Today, U.S. Senators Charles E. Schumer and Kirstin Gillibrand and Congressman Brian Higgins announced that the US Army Corps of Engineers has agreed to exclude certain costs from the Canadaway Creek Stream Bank Erosion Project. The creek has eroded more than 100 feet in the past 50 years and continued erosion could threaten sewer lines and access roads, making the Village's project critical to local infrastructure. The representatives wrote to the Army Corps of Engineers in March and urged that they waive certain costs that would allow the Village of Fredonia's much-needed project to move forward, and this week the Army Corps has heeded their call. The total project cost was reduced by $207,468 saving the Village of Fredonia over $58,000 in local payments for the project. Schumer, Gillibrand and Higgins said these savings could allow this long-stalled project to finally move forward.
"After 50 years of continued erosion in the Village of Fredonia, we are pleased that the Army Corps has heeded our call and will reduce the costs for the Canadaway Creek Erosion Project, providing much needed relief to Fredonia taxpayers. This decision helps pave the way for this much-needed project to move forward and will allow federal resources to once again flow to this effort," said Senator Schumer.
"This reduction in cost will provide much-needed relief to the Village of Fredonia, and will allow a critical project to move forward after more than a decade of deliberation," Senator Gillibrand said. "I commend the Army Corps for their decision and hope that the erosion at Canadaway Creek can be immediately addressed to protect the health and safety of Fredonia's residents."
"Working on behalf of the local community we brought everyone to the table and as a result of that discussion the Army Corps of Engineers agreed to waive certain costs of the Canadaway Creek Stream Bank Erosion Project," said Congressman Higgins. "This wouldn't have happened without the hard work of the Village leadership, who tirelessly fought to protect the interests of taxpayers while working to resolve the erosion problem."
The project, which would construct an approximately seven hundred twenty (720) foot trench along the left bank of Canadaway Creek has been a priority for years but was recently stalled due to complications with the amount the Village would be forced to contribute to the project. Today's decision by the Army Corps to waive some costs associated with pervious designs of the project will make the completion of this project a far more affordable option for the Village.
The project is listed as a priority for the Army Corps of Engineers because continued erosion of the bank could jeopardize the integrity of the sewer main that runs along the creek and would then cause raw sewage to flow into the creek and potentially into Lake Erie. Senators Schumer and Gillibrand and Congressman Higgins recognized the importance of this project and worked with Village officials to press the Army Corps to take further action and help defray some of the costs to local taxpayers. A copy of the letter appears below:
A copy of the Representatives' March letter appears below:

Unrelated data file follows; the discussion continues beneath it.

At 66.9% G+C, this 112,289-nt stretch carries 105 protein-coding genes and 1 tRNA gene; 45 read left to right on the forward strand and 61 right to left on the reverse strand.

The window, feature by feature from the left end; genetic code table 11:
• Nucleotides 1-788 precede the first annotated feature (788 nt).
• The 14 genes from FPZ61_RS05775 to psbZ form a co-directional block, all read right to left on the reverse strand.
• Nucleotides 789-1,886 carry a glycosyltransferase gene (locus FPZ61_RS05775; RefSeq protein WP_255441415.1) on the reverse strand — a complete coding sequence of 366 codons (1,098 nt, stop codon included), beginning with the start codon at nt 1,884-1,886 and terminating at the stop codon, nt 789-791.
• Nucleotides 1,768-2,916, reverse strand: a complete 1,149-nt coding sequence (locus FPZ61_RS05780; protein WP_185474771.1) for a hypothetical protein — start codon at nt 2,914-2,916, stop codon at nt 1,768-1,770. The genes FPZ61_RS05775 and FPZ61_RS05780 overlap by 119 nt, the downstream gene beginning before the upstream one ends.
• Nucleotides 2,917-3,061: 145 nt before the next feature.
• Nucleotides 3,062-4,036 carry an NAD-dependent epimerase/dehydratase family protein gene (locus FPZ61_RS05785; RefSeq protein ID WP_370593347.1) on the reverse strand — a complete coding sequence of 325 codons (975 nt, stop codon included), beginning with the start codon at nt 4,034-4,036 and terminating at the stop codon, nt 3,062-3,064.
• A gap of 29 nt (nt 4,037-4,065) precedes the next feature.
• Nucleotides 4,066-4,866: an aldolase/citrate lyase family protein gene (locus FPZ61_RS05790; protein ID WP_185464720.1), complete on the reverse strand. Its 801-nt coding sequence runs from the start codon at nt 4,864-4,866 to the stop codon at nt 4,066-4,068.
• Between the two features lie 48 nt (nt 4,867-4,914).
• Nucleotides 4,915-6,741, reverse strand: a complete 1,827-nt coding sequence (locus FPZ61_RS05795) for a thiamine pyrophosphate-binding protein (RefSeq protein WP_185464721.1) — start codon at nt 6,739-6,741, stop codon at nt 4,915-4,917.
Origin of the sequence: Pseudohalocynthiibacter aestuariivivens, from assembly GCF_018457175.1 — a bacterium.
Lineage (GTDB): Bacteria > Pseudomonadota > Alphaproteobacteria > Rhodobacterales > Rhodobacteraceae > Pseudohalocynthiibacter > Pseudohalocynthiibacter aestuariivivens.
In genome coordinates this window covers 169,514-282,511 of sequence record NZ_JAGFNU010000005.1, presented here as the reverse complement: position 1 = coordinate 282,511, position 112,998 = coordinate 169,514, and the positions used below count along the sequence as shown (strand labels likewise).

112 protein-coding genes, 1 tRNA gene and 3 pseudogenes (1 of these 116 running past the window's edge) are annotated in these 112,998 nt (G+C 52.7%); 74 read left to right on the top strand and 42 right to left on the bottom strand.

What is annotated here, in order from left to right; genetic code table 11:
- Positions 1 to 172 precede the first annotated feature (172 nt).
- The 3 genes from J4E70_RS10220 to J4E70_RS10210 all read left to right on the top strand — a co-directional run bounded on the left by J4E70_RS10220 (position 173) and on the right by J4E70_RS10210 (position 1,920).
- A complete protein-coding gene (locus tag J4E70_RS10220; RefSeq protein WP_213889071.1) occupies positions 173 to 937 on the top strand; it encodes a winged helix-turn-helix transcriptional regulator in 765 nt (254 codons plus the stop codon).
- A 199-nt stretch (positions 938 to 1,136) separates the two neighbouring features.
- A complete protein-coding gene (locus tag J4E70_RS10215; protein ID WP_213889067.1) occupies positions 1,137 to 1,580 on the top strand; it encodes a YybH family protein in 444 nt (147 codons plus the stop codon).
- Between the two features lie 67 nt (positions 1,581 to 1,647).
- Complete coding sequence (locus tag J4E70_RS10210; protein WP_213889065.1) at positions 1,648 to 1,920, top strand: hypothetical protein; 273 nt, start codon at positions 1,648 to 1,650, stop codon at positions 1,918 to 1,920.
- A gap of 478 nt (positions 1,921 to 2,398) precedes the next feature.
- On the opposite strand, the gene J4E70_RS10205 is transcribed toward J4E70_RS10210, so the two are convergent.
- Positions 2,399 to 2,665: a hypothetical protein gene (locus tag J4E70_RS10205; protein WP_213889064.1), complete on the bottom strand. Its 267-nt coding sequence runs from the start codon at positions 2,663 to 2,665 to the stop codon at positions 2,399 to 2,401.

The Honorable Jo-Ellen Darcy
Assistant Secretary of the Army (Civil Works)
108 Army Pentagon
Washington, D.C. 20310-0108
Re: Canadaway Creek Streambank Erosion Protection project, Village of Fredonia, New York
Dear Assistant Secretary Darcy,
We write you today regarding the status of the Streambank Erosion Protection project along Canadaway Creek in the Village of Fredonia, New York. We urge you to make a rapid determination on whether the costs owed to the Corps by the Village can be waived to allow the project to proceed (or to be terminated if that is mutually agreeable). In addition, we would request your office meet with the Village to develop a positive and productive way forward pursuant to such a waiver or otherwise.
In 2009, the Corps and the Village of Fredonia signed a Project Participation Agreement (PPA) to construct an approximately seven hundred twenty (720) foot long trench filled revetment along the left bank of Canadaway Creek. The terms of the PPA were based on a design established by the Corps in 2005. This was the second design established by the Corps -- a previous design proposed in 1999 was rejected. The terms of the PPA effectuated how each party was to behave, although some complications have arisen in implementation.
It is our understanding that complications related to the implementation of the PPA specifically relating to the amount the Village will be required to contribute in the continuation of the project have brought the parties to a crossroads. It is also our understanding that the Buffalo District has commenced a process to terminate the project and that such a determination current sits at the Corps Headquarters. As a termination of this project would affect the Village's financial position if the costs owed are not waived, and it would also have the practical result of failing to address the problem that the Streambank Erosion Protection project was set-up to remedy, we would request your office to consider a positive way forward.
We thank you for your consideration of this matter and look forward to working with you on this issue.